This split between the bird-hipped and reptile-hipped dinos was first proposed in 1887 by British paleontologist Harry Seeley, who had noticed the two strikingly different kinds of pelvic anatomy. That hypothesis of dinosaur relationships was formalized and strengthened in the 1980s and has been accepted since then.

The new tree yields four groups atop two main branches. The bird-hipped ornithischians, which used to live on their own lone branch, now share a main branch with the reptile-hipped theropods like T. rex. This placement suggests these once-distant cousins are actually closely related. It also underscores existing questions about the bird-hipped dinos, an oddball group with murky origins; they appear late in the dinosaur fossil record and then are everywhere. Some scientists have suggested that they evolved from an existing group of dinosaurs, perhaps similarly herbivorous sauropods. But by placing the bird-hipped dinos next to the theropods, the tree hints that the late-to-the-party vegetarian weirdos could have evolved from their now close relatives, the meat-eating theropods.

Sauropods (like Brontosaurus) are no longer next to the theropods but now reside on a branch with the meat-eating herrerasaurids. Herrerasaurids are a confusing group of creatures that some scientists think belong near the other meat eaters, the theropods, while others say the herrerasaurids are not quite dinosaurs at all.

The new hypothesis of relationships came about when researchers led by Matthew Baron, a paleontologist at the University of Cambridge and Natural History Museum in London, decided to do a wholesale examination of dinosaur anatomy with fresh eyes. Using a mix of fossils, photographs and descriptions from the scientific literature, Baron and colleagues surveyed the anatomy of more than 70 different dinosaurs and non-dino close relatives, examining 457 anatomical features. The presence, absence and types of features, which include the shape of a hole on the snout, a cheekbone ridge and braincase anatomy, were fed into a computer program, generating a family tree that groups animals that share specialized features.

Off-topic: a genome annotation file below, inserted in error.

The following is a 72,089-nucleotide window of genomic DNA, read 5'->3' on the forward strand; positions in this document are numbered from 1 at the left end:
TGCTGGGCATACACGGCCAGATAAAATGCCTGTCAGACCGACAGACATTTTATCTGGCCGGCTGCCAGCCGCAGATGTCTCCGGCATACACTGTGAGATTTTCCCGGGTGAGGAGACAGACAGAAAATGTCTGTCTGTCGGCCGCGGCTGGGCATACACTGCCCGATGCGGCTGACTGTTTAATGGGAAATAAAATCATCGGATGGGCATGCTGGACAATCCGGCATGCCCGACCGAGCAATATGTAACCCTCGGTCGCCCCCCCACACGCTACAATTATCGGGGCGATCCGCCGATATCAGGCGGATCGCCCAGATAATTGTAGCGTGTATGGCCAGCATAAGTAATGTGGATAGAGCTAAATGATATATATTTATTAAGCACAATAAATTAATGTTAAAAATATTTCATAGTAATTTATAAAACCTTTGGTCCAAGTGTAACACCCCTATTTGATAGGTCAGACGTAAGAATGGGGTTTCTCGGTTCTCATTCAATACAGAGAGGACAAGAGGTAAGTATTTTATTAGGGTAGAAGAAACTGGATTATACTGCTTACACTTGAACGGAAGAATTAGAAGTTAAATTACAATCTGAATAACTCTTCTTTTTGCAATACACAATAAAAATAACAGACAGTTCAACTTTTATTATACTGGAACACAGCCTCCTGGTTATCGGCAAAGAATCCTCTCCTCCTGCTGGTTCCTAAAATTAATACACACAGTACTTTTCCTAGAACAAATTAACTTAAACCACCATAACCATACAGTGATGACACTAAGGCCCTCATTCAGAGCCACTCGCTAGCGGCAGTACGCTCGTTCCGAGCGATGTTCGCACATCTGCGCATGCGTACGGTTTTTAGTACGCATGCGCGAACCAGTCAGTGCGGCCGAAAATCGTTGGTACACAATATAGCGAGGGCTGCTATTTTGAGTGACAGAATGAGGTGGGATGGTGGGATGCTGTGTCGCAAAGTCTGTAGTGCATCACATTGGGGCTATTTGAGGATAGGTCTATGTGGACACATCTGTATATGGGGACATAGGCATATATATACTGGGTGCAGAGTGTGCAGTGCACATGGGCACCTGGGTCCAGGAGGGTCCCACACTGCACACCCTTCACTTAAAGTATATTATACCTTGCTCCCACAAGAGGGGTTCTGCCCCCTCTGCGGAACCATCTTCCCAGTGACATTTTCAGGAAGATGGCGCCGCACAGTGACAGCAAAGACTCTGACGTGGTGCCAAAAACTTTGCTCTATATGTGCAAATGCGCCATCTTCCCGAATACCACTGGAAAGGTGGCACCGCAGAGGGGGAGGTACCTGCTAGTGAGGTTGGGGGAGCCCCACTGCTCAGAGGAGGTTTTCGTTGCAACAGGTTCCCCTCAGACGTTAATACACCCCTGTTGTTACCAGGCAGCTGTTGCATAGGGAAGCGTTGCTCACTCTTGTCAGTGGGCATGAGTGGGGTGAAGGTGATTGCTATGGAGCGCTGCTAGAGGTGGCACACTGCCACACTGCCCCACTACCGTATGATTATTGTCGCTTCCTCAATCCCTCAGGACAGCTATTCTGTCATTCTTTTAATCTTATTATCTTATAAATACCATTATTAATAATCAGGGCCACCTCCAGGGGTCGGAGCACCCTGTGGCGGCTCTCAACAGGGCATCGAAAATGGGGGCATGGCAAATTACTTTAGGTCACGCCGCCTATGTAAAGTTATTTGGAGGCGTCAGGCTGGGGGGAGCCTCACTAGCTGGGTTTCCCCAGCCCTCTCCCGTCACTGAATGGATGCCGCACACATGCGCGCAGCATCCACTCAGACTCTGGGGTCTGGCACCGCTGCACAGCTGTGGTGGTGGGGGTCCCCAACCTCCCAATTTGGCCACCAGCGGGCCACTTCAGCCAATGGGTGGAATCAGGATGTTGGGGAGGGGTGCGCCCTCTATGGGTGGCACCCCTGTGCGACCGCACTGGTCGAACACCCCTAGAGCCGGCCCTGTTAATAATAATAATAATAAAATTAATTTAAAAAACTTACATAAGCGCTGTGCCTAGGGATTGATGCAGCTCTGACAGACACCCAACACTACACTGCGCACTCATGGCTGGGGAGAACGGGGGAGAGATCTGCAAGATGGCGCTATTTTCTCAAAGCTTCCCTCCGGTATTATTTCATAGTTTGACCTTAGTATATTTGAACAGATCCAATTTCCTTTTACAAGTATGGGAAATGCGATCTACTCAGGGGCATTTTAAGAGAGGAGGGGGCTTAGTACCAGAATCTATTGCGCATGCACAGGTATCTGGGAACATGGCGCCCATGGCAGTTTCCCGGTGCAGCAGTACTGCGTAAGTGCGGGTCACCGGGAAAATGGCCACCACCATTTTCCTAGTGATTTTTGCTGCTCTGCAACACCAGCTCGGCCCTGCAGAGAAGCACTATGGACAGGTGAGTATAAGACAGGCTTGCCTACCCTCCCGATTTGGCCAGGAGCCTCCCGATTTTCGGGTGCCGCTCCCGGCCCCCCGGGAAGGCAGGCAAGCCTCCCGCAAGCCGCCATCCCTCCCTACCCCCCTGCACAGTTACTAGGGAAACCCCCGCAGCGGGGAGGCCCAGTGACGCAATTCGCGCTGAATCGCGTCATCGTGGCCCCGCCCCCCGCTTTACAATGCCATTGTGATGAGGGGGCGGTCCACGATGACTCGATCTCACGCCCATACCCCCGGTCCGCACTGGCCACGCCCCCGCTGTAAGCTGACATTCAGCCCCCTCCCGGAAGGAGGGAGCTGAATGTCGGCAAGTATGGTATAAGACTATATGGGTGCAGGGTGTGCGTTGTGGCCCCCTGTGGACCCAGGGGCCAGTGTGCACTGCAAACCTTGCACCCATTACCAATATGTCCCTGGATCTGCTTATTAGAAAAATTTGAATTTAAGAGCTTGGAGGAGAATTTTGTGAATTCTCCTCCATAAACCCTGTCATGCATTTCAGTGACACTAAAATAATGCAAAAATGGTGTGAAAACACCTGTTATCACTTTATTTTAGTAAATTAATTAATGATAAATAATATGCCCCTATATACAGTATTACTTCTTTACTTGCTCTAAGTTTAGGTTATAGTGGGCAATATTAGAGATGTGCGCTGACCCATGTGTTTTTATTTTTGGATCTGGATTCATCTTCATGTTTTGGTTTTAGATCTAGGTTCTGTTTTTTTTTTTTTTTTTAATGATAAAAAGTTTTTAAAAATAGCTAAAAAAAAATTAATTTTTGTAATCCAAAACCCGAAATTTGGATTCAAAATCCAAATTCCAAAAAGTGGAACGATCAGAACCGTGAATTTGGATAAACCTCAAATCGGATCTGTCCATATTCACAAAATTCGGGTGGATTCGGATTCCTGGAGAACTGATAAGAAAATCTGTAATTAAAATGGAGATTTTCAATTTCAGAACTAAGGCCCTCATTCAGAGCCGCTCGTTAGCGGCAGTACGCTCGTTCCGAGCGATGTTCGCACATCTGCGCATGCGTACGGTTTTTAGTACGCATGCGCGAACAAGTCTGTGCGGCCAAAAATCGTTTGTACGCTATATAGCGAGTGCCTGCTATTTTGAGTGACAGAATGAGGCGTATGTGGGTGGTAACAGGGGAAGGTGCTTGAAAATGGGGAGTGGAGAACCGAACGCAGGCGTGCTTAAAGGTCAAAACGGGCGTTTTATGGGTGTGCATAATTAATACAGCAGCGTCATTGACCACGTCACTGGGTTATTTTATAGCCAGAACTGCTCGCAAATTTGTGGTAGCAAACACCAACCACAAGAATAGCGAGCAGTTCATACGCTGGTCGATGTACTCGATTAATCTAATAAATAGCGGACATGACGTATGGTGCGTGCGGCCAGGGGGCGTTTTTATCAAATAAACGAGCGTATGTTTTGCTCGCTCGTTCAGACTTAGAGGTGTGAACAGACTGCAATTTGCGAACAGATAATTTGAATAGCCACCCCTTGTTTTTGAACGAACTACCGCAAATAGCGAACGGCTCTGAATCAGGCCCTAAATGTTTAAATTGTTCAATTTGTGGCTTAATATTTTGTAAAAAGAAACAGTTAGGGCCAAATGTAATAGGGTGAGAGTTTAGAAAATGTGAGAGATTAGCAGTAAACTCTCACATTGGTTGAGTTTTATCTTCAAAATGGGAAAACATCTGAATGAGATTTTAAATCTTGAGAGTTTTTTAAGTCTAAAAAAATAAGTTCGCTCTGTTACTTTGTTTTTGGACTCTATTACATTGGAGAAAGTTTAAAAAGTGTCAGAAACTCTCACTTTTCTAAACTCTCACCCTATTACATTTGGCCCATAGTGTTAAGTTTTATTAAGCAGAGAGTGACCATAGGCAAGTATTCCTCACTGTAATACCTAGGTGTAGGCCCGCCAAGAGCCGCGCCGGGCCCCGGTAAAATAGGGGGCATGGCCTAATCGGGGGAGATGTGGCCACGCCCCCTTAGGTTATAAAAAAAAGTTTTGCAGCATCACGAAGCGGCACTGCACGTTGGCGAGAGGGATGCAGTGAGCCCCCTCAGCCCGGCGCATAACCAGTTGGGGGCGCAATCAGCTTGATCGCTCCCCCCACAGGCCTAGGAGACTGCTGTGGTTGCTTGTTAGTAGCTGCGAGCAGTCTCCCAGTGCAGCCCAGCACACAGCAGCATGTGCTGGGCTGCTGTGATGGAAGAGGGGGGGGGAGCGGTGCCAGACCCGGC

In this new interpretation of dinosaur anatomy and the resulting tree, many of the earliest dinosaurs have grasping hands and a mix of meat-eating and plant-eating teeth. If the earliest dinos were really omnivores, given the relationships in the new four-pronged tree, the evolution of specialized diets (vegetarians and meat eaters) each happened twice in the dinosaur lineage.

When the researchers saw the resulting tree, “We were very surprised — and cautious,” Baron says. “It’s a big change that flies in the face of 130 years of thinking.”

The arrangement of the new tree stuck even when the researchers fiddled around with their descriptions of various features, Baron says. The close relationship between the bird-hipped, plant-eating ornithischians and the reptile-hipped, meat-eating theropods, for example, isn’t based on one or two distinctive traits but on 21 small details.

“The lesson is that dinosaur groups aren’t characterized by radical new inventions,” says paleontologist Kevin Padian of the University of California, Berkeley. “The relationships are read in the minutiae, not big horns and frills.” That said, Padian, whose assessment of the research also appears in Nature, isn’t certain that the new tree reflects reality. Such trees are constructed based on how scientists interpret particular anatomical features, decisions that will surely be quibbled with. “The devil is in the details,” Padian says. “These guys have done their homework and now everyone’s going to have to roll up their sleeves and start checking their work.”

Ancient crustacean fossil named after David Attenborough


This 21 March 2017 video from England is called Cascolus ravitis, a 430 Million-Year-Old ‘Exceptionally Preserved’ Fossil.

From the University of Leicester in England:

430 million-year-old fossil named in honor of Sir David Attenborough

Ancient relative of the lobsters and crabs complete with soft-parts is new to science

March 22, 2017